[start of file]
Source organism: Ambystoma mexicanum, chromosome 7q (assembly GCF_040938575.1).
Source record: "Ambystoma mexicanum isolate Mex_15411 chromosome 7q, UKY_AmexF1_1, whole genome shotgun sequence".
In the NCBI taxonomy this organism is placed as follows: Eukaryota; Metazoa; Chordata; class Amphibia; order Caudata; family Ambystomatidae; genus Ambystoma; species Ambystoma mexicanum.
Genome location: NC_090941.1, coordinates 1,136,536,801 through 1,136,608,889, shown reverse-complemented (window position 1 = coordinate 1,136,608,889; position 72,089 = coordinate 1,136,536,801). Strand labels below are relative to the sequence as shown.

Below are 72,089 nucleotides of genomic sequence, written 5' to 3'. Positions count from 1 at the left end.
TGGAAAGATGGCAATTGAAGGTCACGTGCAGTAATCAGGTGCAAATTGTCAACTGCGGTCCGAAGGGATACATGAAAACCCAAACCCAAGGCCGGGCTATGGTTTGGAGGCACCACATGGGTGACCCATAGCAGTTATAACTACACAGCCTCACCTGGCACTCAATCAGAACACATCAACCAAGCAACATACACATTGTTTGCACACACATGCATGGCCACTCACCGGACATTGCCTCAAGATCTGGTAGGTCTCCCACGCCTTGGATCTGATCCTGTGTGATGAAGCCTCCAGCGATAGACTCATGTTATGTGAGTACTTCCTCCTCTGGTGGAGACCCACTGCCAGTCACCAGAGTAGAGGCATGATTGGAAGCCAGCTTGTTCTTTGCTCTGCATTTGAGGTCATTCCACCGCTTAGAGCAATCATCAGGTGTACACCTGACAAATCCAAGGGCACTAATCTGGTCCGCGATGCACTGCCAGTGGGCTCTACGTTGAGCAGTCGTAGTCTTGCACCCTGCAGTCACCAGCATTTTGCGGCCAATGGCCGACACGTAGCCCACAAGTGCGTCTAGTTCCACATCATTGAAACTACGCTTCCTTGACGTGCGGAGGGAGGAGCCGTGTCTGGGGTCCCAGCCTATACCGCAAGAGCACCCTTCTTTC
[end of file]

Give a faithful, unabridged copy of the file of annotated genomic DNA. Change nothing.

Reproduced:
Source organism: Ambystoma mexicanum, chromosome 7q (assembly GCF_040938575.1).
Source record: "Ambystoma mexicanum isolate Mex_15411 chromosome 7q, UKY_AmexF1_1, whole genome shotgun sequence".
In the NCBI taxonomy this organism is placed as follows: Eukaryota; Metazoa; Chordata; class Amphibia; order Caudata; family Ambystomatidae; genus Ambystoma; species Ambystoma mexicanum.
Genome location: NC_090941.1, coordinates 1,136,536,801 through 1,136,608,889, shown reverse-complemented (window position 1 = coordinate 1,136,608,889; position 72,089 = coordinate 1,136,536,801). Strand labels below are relative to the sequence as shown.

Below are 72,089 nucleotides of genomic sequence, written 5' to 3'. Positions count from 1 at the left end.
TGGAAAGATGGCAATTGAAGGTCACGTGCAGTAATCAGGTGCAAATTGTCAACTGCGGTCCGAAGGGATACATGAAAACCCAAACCCAAGGCCGGGCTATGGTTTGGAGGCACCACATGGGTGACCCATAGCAGTTATAACTACACAGCCTCACCTGGCACTCAATCAGAACACATCAACCAAGCAACATACACATTGTTTGCACACACATGCATGGCCACTCACCGGACATTGCCTCAAGATCTGGTAGGTCTCCCACGCCTTGGATCTGATCCTGTGTGATGAAGCCTCCAGCGATAGACTCATGTTATGTGAGTACTTCCTCCTCTGGTGGAGACCCACTGCCAGTCACCAGAGTAGAGGCATGATTGGAAGCCAGCTTGTTCTTTGCTCTGCATTTGAGGTCATTCCACCGCTTAGAGCAATCATCAGGTGTACACCTGACAAATCCAAGGGCACTAATCTGGTCCGCGATGCACTGCCAGTGGGCTCTACGTTGAGCAGTCGTAGTCTTGCACCCTGCAGTCACCAGCATTTTGCGGCCAATGGCCGACACGTAGCCCACAAGTGCGTCTAGTTCCACATCATTGAAACTACGCTTCCTTGACGTGCGGAGGGAGGAGCCGTGTCTGGGGTCCCAGCCTATACCGCAAGAGCACCCTTCTTTC